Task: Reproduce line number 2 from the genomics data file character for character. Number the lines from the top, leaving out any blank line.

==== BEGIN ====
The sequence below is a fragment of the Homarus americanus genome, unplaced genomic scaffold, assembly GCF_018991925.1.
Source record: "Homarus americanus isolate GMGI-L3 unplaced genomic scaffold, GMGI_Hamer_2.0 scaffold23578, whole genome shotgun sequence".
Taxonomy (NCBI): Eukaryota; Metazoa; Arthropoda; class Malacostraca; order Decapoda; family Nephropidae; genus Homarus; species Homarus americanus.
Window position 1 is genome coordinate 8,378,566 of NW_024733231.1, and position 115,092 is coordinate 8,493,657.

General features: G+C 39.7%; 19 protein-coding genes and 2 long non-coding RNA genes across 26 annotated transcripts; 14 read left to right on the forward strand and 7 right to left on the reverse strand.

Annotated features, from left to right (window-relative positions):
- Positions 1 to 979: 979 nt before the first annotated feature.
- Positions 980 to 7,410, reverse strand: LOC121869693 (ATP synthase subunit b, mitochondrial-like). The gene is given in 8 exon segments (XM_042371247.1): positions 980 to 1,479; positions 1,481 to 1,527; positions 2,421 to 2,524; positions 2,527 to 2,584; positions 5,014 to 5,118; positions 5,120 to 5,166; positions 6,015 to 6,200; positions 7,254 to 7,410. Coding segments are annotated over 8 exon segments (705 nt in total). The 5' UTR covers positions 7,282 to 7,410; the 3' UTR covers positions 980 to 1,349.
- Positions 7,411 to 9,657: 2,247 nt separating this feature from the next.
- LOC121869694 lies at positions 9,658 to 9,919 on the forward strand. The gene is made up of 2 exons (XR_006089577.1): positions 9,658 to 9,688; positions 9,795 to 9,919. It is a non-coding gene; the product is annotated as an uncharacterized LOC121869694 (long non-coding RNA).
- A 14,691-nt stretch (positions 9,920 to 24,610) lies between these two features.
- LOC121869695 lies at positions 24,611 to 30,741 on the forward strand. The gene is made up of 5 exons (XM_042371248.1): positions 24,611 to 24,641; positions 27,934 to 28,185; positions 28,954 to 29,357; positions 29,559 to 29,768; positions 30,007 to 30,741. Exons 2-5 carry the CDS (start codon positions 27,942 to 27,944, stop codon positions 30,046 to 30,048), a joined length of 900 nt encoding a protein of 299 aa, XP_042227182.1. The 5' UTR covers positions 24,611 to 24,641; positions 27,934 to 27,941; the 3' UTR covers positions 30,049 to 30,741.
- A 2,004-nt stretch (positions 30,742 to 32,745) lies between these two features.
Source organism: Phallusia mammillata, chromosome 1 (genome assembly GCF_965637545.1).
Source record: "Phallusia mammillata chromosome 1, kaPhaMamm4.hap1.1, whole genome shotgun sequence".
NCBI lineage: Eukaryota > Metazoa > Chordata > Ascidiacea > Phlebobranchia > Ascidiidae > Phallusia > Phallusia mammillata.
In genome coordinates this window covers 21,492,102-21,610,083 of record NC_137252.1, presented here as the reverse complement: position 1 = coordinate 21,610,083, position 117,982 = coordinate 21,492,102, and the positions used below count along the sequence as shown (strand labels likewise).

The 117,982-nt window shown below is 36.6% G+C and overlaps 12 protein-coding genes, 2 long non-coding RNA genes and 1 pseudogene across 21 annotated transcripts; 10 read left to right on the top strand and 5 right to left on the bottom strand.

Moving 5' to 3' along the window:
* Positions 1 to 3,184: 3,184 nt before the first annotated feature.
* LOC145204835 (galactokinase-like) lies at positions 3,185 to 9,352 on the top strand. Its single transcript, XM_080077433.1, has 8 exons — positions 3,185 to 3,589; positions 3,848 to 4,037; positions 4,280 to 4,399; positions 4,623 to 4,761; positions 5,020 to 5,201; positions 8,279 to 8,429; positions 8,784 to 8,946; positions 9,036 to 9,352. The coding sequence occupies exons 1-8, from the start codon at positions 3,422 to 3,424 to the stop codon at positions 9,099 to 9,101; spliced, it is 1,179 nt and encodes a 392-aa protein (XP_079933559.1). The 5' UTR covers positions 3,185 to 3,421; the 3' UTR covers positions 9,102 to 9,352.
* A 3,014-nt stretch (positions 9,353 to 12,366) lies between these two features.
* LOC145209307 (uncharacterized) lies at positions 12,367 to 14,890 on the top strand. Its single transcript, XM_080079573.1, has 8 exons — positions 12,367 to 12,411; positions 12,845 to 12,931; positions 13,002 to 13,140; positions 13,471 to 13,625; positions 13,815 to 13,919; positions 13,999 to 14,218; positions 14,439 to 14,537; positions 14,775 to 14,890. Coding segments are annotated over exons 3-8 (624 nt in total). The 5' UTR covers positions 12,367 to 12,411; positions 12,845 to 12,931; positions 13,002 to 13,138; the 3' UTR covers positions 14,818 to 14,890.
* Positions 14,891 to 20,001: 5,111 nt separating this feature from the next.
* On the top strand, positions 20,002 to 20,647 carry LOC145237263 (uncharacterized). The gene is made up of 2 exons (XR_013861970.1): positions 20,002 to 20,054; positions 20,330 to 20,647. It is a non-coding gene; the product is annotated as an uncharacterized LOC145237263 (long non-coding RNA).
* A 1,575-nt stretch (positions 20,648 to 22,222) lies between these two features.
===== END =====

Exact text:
Source record: "Homarus americanus isolate GMGI-L3 unplaced genomic scaffold, GMGI_Hamer_2.0 scaffold23578, whole genome shotgun sequence".